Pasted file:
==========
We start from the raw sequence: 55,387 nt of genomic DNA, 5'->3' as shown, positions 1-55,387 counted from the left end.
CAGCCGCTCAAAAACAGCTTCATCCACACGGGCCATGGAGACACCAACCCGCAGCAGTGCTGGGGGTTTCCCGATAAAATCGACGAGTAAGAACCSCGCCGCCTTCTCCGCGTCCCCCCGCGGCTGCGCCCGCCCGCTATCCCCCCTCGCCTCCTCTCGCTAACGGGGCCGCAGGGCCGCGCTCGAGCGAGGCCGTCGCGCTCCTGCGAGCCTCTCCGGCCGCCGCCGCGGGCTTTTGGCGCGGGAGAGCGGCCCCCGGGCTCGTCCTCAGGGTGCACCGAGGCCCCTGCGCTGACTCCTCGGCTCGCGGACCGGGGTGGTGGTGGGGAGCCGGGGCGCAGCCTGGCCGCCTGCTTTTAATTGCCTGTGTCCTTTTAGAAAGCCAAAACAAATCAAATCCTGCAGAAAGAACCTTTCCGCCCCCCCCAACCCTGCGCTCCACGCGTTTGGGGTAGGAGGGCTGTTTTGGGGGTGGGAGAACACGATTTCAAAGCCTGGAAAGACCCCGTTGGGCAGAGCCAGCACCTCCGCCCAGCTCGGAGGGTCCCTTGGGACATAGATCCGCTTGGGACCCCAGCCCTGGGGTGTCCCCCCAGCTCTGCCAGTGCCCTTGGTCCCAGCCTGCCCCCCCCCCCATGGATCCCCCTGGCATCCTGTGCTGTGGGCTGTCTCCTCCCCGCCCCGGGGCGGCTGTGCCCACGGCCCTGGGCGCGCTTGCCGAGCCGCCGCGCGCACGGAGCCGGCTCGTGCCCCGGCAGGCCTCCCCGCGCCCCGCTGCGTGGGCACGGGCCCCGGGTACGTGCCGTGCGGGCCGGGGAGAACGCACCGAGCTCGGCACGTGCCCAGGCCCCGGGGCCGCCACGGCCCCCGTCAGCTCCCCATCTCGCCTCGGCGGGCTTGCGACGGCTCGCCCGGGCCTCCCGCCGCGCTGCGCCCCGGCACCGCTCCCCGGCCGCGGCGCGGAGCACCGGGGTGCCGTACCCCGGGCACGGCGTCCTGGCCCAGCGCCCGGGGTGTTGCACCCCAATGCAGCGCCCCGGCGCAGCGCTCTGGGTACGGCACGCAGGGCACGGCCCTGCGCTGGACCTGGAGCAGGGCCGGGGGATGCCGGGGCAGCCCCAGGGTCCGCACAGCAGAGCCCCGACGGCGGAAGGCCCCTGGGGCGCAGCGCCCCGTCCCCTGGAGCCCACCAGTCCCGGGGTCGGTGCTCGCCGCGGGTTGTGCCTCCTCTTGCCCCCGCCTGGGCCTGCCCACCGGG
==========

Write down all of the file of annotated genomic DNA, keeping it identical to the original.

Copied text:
We start from the raw sequence: 55,387 nt of genomic DNA, 5'->3' as shown, positions 1-55,387 counted from the left end.
CAGCCGCTCAAAAACAGCTTCATCCACACGGGCCATGGAGACACCAACCCGCAGCAGTGCTGGGGGTTTCCCGATAAAATCGACGAGTAAGAACCSCGCCGCCTTCTCCGCGTCCCCCCGCGGCTGCGCCCGCCCGCTATCCCCCCTCGCCTCCTCTCGCTAACGGGGCCGCAGGGCCGCGCTCGAGCGAGGCCGTCGCGCTCCTGCGAGCCTCTCCGGCCGCCGCCGCGGGCTTTTGGCGCGGGAGAGCGGCCCCCGGGCTCGTCCTCAGGGTGCACCGAGGCCCCTGCGCTGACTCCTCGGCTCGCGGACCGGGGTGGTGGTGGGGAGCCGGGGCGCAGCCTGGCCGCCTGCTTTTAATTGCCTGTGTCCTTTTAGAAAGCCAAAACAAATCAAATCCTGCAGAAAGAACCTTTCCGCCCCCCCCAACCCTGCGCTCCACGCGTTTGGGGTAGGAGGGCTGTTTTGGGGGTGGGAGAACACGATTTCAAAGCCTGGAAAGACCCCGTTGGGCAGAGCCAGCACCTCCGCCCAGCTCGGAGGGTCCCTTGGGACATAGATCCGCTTGGGACCCCAGCCCTGGGGTGTCCCCCCAGCTCTGCCAGTGCCCTTGGTCCCAGCCTGCCCCCCCCCCCATGGATCCCCCTGGCATCCTGTGCTGTGGGCTGTCTCCTCCCCGCCCCGGGGCGGCTGTGCCCACGGCCCTGGGCGCGCTTGCCGAGCCGCCGCGCGCACGGAGCCGGCTCGTGCCCCGGCAGGCCTCCCCGCGCCCCGCTGCGTGGGCACGGGCCCCGGGTACGTGCCGTGCGGGCCGGGGAGAACGCACCGAGCTCGGCACGTGCCCAGGCCCCGGGGCCGCCACGGCCCCCGTCAGCTCCCCATCTCGCCTCGGCGGGCTTGCGACGGCTCGCCCGGGCCTCCCGCCGCGCTGCGCCCCGGCACCGCTCCCCGGCCGCGGCGCGGAGCACCGGGGTGCCGTACCCCGGGCACGGCGTCCTGGCCCAGCGCCCGGGGTGTTGCACCCCAATGCAGCGCCCCGGCGCAGCGCTCTGGGTACGGCACGCAGGGCACGGCCCTGCGCTGGACCTGGAGCAGGGCCGGGGGATGCCGGGGCAGCCCCAGGGTCCGCACAGCAGAGCCCCGACGGCGGAAGGCCCCTGGGGCGCAGCGCCCCGTCCCCTGGAGCCCACCAGTCCCGGGGTCGGTGCTCGCCGCGGGTTGTGCCTCCTCTTGCCCCCGCCTGGGCCTGCCCACCGGG